Overheard On Election Day

FCLC Students Share Their Election Day Stories and Reactions to The Results

Published: November 13, 2008

On Nov. 4, Barack Obama was elected president of the United States of America. This election was historic for a number of reasons. While media outlets focus on the fact that Obama will be the first mixed-race U.S. president, this election also saw the largest voter turnout in at least 40 years, according to the Associated Press. Fordham College at Lincoln Center (FCLC) students share their stories about and reactions to this historic election below.

Fariso Maswoswe, FCLC ’10:

“I am jubilant!!! This is so amazing, not just for African-Americans, but for everyone. I love this new found hope and inspiration, and I hope that this coming together is long-lasting, as we move forward to create a better America and a better world. For the first time ever in my adult life, I can say I am so proud of this country and proud to be an American.”

Andrew Padilla, FCLC ’11:

“Normally apathetic, this year my district became energized…without becoming educated. They didn’t educate themselves on Obama’s plans, but voted for him because he eloquently related to them. And they certainly didn’t educate themselves to see that voting Democratic 90 percent of the time means the party they so loyally and sometimes inadvertently vote for will take them for granted. The district I live in is no better than one in Texas that will vote for McCain simply because he’s a patriot, or a ‘Real American.’”

Robert Isabella, FCLC ’09:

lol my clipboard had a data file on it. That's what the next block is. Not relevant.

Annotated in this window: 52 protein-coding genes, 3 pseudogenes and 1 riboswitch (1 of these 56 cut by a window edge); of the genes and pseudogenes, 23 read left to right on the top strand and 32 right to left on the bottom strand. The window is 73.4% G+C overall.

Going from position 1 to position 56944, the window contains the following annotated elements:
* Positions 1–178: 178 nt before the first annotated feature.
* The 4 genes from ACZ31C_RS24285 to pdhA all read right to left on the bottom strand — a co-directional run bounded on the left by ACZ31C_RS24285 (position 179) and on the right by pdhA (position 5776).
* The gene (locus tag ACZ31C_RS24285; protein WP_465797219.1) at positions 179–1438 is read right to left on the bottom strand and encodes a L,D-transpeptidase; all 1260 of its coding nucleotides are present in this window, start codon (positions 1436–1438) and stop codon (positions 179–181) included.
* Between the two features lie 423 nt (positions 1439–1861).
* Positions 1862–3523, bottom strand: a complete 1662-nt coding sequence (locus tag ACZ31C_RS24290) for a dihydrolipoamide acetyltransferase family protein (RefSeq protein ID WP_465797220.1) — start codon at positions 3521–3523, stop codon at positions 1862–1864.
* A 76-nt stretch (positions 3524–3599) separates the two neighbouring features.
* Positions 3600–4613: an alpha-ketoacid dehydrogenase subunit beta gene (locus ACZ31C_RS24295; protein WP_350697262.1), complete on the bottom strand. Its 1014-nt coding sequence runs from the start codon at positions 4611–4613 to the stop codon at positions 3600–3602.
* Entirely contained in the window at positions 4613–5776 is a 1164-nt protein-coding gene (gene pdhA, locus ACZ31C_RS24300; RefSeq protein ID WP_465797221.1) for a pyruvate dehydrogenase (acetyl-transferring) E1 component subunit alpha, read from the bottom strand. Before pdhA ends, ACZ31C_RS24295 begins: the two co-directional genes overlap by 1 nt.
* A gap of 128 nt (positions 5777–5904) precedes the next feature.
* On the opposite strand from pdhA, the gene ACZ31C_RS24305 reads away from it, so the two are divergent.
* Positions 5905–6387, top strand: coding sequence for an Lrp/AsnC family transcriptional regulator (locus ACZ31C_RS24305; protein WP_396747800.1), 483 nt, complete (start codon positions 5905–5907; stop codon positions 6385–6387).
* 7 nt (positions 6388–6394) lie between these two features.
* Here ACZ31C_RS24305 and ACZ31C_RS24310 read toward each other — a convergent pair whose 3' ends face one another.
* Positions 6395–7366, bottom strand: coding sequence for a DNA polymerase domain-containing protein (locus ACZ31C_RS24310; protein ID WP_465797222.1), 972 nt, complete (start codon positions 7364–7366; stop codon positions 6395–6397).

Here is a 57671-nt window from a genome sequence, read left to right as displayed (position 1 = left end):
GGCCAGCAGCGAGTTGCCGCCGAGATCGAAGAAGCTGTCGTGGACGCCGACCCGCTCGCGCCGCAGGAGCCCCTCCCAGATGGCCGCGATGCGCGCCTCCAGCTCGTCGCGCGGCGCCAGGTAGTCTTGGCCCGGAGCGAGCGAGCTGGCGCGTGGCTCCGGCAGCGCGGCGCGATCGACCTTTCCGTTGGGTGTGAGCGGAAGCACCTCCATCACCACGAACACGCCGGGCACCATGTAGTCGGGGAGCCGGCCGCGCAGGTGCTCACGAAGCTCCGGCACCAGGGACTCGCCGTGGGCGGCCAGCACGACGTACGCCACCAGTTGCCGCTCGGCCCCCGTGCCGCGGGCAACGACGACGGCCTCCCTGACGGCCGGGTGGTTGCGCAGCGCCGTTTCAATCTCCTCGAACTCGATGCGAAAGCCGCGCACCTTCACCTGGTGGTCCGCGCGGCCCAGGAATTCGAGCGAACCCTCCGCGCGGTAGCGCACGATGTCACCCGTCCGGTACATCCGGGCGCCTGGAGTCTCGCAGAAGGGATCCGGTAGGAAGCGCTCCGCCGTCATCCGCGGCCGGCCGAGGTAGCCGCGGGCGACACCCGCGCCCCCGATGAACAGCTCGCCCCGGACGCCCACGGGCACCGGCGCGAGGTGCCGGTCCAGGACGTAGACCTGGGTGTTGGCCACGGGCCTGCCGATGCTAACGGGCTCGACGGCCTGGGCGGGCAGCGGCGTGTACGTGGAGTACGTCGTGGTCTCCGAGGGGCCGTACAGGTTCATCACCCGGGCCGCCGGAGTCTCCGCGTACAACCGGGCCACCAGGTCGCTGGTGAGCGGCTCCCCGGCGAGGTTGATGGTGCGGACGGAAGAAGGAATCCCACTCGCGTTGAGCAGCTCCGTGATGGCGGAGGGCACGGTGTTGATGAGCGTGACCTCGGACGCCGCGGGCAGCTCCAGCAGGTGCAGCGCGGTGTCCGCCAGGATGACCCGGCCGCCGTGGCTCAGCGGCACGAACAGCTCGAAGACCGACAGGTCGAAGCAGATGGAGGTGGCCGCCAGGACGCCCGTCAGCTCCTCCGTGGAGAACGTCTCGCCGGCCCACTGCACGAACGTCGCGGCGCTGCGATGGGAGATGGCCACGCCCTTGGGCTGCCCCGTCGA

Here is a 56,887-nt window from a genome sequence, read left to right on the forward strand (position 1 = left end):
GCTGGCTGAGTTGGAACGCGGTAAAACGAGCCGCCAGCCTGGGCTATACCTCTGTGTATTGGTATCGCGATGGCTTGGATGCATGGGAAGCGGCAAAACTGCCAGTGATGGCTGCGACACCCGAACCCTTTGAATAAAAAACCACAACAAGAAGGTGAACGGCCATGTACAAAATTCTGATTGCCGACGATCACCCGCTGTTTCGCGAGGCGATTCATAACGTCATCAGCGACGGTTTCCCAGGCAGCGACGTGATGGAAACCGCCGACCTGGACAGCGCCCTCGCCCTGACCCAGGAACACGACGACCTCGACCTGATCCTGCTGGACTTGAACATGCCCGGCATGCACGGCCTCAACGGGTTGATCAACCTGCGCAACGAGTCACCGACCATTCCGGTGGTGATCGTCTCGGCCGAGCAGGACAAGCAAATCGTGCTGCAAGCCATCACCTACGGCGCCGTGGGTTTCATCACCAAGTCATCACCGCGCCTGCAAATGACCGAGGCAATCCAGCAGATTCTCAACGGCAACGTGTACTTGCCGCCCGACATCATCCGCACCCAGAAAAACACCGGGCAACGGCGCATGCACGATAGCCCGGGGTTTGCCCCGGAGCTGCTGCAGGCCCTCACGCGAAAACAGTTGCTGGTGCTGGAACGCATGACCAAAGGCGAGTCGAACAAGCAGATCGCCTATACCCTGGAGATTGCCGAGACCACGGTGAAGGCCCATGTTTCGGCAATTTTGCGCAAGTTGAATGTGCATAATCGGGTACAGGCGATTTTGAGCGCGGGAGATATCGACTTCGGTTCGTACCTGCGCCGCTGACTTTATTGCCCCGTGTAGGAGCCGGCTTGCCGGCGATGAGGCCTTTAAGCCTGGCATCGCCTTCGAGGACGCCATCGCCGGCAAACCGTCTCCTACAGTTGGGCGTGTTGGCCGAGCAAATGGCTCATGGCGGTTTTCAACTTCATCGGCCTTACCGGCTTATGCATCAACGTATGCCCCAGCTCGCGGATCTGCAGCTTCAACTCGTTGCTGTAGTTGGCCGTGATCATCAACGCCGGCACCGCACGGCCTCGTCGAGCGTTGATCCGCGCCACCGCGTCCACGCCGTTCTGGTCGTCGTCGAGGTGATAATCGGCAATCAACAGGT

“I think Obama won primarily because of the economic crisis. Because there is a Republican president currently in office I think a lot of people blamed the Republicans for the economic crisis. I’m very worried about the next four years with Obama as president. I strongly disagree with his economic and foreign policies. I’m very strongly opposed to socialist wealth-redistribution policies of the type Obama advocates.”

Anne Wimmer FCLC ’11:

“As a McCain supporter in a very liberal city, at a very liberal school, I’ve been met with intolerance and hatred from people who claim to treat everyone equally. I’ve been called a racist simply for questioning a candidate’s credentials and finding them quite lacking.

“People wear Obama gear all the time, yet I’ve never once confronted them about it; and I especially wouldn’t if I did not know them. I look at it as freedom of speech, and therefore it is their every right to wear that shirt. Why was it so difficult for some people to respect that from the other side, especially since they claim to be from the party of tolerance and openness?”